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Civil Air Patrol: Wings Over New Hampshire

With hurricane season ramping up and fire danger decreasing, New Hampshire’s Civil Air Patrol is beginning to switch roles.

NHPR’s Chris Jensen reports.

On a morning early in May Civil Air Patrol 2875 is about to leave the runway at Mount Washington Regional Airport in Whitefield.

Sound of pilots going through a checklist.

“Electrical equipment is off. Avionics switch one and two, off…”

The Civil Air Patrol is a non-profit corporation created by Congress that also serves as an auxiliary to the Air Force.

The New Hampshire winghas five aircraft, 25 pilots and 35 other air crew members, all volunteers.

Its basic local funding – provided by the Department of Defense – is about $30,000 a year.

Chris Jensen for NHPR

The air force or FEMA sometimes cover expenses for specific missions.

“Clear propeller…” and then sound engine starting…”

With the spring forests of the North Country still tinder dry pilots Donald Davidson Jr. and Scott Davis are on the lookout for forest fires.

The traditional method for spotting fires has been a person perched in a fire tower.

 “Prospect Tower go ahead. Yeah, be advised we can see that column of smoke in the Littleton area from here.”

But flying over the North Country – usually 1,000 to 2,000 feet above ground level – provides the aerial advantage.

Begin drone of aircraft and fade….

Looking down from the single-propeller, four-seater Cessna 182 we can see into the folds and wrinkles of the mountains.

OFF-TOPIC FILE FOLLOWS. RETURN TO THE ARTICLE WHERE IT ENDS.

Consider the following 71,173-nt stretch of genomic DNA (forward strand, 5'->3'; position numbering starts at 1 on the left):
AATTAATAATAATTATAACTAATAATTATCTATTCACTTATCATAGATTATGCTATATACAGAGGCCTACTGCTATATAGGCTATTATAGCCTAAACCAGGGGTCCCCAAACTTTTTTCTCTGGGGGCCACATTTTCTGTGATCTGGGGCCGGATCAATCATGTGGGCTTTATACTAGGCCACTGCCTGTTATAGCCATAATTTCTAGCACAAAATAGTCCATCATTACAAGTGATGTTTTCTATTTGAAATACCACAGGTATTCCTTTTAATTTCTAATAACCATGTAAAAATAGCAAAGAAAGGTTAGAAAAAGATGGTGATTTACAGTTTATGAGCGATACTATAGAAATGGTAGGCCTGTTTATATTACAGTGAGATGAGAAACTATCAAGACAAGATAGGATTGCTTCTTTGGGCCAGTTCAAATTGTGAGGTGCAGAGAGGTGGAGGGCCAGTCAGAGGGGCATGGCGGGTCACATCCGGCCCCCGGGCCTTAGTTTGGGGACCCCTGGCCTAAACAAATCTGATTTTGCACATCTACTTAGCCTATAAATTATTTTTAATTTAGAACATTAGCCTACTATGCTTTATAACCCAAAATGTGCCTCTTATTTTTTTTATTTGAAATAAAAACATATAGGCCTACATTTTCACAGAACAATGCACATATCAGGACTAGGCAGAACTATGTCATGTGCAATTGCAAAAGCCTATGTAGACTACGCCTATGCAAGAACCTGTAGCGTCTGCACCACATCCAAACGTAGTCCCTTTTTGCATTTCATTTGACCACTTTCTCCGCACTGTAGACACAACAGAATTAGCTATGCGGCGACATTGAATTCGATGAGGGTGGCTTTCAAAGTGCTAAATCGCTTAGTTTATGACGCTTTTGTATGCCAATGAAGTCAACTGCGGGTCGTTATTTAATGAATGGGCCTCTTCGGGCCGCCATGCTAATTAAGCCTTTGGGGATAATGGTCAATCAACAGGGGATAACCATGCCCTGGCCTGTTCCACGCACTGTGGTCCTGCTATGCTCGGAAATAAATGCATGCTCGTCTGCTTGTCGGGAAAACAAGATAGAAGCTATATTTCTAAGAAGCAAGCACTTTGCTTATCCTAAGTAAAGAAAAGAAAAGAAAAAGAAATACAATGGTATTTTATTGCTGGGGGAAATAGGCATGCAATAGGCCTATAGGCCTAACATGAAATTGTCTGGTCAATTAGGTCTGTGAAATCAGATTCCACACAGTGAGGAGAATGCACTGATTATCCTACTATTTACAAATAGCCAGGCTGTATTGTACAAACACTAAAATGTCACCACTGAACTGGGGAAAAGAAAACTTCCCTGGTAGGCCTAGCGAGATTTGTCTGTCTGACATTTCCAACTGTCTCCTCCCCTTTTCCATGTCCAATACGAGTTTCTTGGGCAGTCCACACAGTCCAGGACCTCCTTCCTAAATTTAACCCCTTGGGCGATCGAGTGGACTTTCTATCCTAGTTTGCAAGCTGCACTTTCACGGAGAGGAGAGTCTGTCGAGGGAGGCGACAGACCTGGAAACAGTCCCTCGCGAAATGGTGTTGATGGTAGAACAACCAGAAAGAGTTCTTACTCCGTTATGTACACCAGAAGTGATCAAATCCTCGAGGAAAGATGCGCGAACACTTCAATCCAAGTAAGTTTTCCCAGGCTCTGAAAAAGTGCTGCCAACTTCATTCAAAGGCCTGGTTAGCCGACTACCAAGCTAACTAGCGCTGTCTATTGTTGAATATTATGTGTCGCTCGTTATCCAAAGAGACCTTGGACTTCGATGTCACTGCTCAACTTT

The hidden places.

It is a splendid, horizon-to-horizon view.

We’re a flying boxy patrol pattern over the North Country, sometimes peeking over into Canada and Vermont.

Sound of plane and then voice on radio:

Chris Jensen for NHPR

  “There’s Lake Memphremagog right there. There’s the border.”

Civil Air Patrol members say they like the camaraderie and serving the community.

And there is the flying.

Don Davidson is 48 and a former Eastern airlines pilot.

“It is a combination of being able to contribute and getting to fly.”

Scott Davis, 66, is a retired Department of Transportation employee who learned to fly as a teen.

“It is a chance to have a purpose and have fun and spend the day doing something that very few other people get to do.”

Photo by Chris Jensen for NHPR

Heading back south and approaching Whitefield there’s a column of smoke over in Vermont.

Davis calls it in. But fire crews are already fighting it.

As we move towards summer, the Air Patrol’s focus will be on getting ready for the hurricane season, says Bill Moran, who retired from the Air Force and is the commander of the New Hampshire wing.

The plan is to practice aerial photography.

After Superstorm Sandy New Hampshire and other civil air patrols flew for days over New Jersey, New York and Connecticut, providing FEMA with photos of the damage.

Combined the Civil Air Patrols took 150,000 aerial photos.

“It is a tedious process. You fly these legs at 90 knots with a photographer just snapping away, picture after picture after picture.”

It is great to have the help, says Nick Russo, who is a FEMA coordinating officer based in Portsmouth.

“When we can we do pre-landfall aerials so we can actually see an area where the storm is projected to land prior to the storm making landfall. What we can do after that is match that up with post landfall aerial reconnaissance and put those two together and then is no discrepancy. We know exactly what the damage is. There is no question.”

A web site calledFEMA Check Your Homealso allowed people who might not be able to reach home to see it from the air.

There’s another bonus, says FEMA’s Russo.

“They are tremendously affordable so it is a good deal for us and for our taxpayers who support us.”

But for the members of NH civil air patrol, flying and serving the community are the perfect combination.

“We’re about ten miles out. We’ll be landing in about five, seven minutes.”

We circle the air strip, bank and then tires touch pavement

Sound of tire chirp.....

For NHPR News this is Chris Jensen

Photo by Chris Jensen for NHPR

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